Arts & Culture
Already a sparkling presence on Middle Path, the Gund Gallery is just getting warmed up.
Late afternoon light casts long shadows over the snow in front of Leonard Residence Hall.
"The Ballad of Bonnie Prince Chucky" by Wendy MacLeod '81, James Michael Playwright-in-Residence and professor of drama, makes its American premiere in the Bolton Theater in October.
The new Office of Diversity, Equity, and Inclusion is a beacon on the Hill.
With the release of his first novel, Fred Waitzkin '66 crosses into storied world of fiction.
Arts & Culture
Even in the age of Amazon, physical stores can thrive, argues Kenyon's chief bookseller.
"The three tools you use in college admissions are prestige, financial aid and love." — Jennifer Delahunty, associate dean of admissions, in the Chronicle of Higher Education.
Douglas Anderson '75 has become a pillar in the community of Middlebury, Vermont.
Suzanne Helfant has amassed more than 300 wins in her career coaching the Ladies basketball team.
Walden is a book written in layers: in addition to the practical narrative, we find moral, ethical, economic, and visionary registers as well. Thoreau worked his bean field (shown in the window) as much for figures of speech as for food. By the end of his account of laboring with a hoe, he has replaced beans and corn with the germs of virtue “sincerity, truth, simplicity, faith, innocence, and the like.”
—Lewis Hyde, the Richard L. Thomas Professor of Creative Writing, in an excerpt from the College's limited edition book on the literary windows of Peirce's Great Hall.
The 2014 fall sports season will be inscribed in College history as one of the most prolific and memorable for Lords and Ladies athletics. The field hockey team, as well as the men's and women's soccer teams, produced College records, North Coast Athletic Conference (NCAC) titles, and a lengthy list of team and individual awards.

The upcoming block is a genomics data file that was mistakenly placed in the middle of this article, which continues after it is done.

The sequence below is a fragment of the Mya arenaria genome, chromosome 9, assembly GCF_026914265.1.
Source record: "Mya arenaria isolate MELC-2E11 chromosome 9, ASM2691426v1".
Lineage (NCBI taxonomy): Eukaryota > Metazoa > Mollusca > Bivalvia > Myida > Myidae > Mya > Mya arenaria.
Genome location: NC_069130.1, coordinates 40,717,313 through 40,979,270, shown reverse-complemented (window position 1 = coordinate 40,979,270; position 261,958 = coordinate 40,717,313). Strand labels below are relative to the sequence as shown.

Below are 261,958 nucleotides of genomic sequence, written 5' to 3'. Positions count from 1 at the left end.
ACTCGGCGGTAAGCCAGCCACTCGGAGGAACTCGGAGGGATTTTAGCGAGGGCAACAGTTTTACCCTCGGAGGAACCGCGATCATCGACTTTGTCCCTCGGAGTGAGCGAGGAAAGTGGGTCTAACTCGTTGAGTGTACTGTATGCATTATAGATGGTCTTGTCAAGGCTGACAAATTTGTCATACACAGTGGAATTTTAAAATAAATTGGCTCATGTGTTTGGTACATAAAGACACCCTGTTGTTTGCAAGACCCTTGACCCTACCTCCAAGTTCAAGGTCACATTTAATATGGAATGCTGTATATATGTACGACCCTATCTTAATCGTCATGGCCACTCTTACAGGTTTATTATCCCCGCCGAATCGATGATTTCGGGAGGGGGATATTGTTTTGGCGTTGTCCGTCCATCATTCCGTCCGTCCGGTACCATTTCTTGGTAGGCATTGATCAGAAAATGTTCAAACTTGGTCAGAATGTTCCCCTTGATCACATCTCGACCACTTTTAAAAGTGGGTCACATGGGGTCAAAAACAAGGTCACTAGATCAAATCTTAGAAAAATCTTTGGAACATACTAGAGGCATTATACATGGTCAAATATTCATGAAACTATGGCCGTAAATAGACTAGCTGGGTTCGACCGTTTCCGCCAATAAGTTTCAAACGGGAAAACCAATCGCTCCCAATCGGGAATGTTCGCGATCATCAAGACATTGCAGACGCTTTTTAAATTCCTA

Research in Antarctica beckoned Joan Slonczewski,
Robert A. Oden Jr. Professor of Biology, who spent five weeks in November and December at the bottom of the world. The Oden professorship helped pay for the trip with a small team of scientists, and Slonczewski studied how algae and protists (one-celled organisms) affect and are affected by climate change. She was far away but not out of touch: She chronicled the experience in her blog. Warned about falling on ice, she wrote, “My best training experience was Ohio ice storms and Middle Path.”
Joan O’Hanlon Curry, Ossining, New York, shares her best moment of 2020: watching her son Aidan be recruited by baseball’s Texas Rangers. “It was a total whirlwind. A crazy two weeks. He ended up signing as an undrafted free agent and entered an instructional league in Surprise, Arizona. He has a few years of hard work ahead to hopefully make it to the majors. But if COVID has taught us anything, it’s to go for your dreams if you get the opportunity.”
Gabriel A. Alegria celebrates his two little ones, Natalia (5) and Oliver (3), who’ve moved with him across the Hudson to Jersey City, New Jersey. “Will be moving back to Peru semi-permanently in 2022,” he notes. Gabriel is still recording and touring with the Afro-Peruvian Sextet (afroperuviansextet.com), whose latest recording, “Social Distancing,” dropped on Jan. 29. “I don’t believe we used to say ‘drop’ back in the day. I’ve also taken the job of jazz studies director at NJCU.”
“Every time fall rolls around, I miss the Hill more. The colors have brightened the gray of life during the pandemic. I have three delightful children who have certainly made their presence and energy felt! This year, I’ve moved into almost full-time instructional coaching and have also enjoyed sharing all of my voting and election knowledge from my years as a government teacher. Life is full, but not fully virtual!”
— Catherine E. (Papai) McMillin, Westerville, Ohio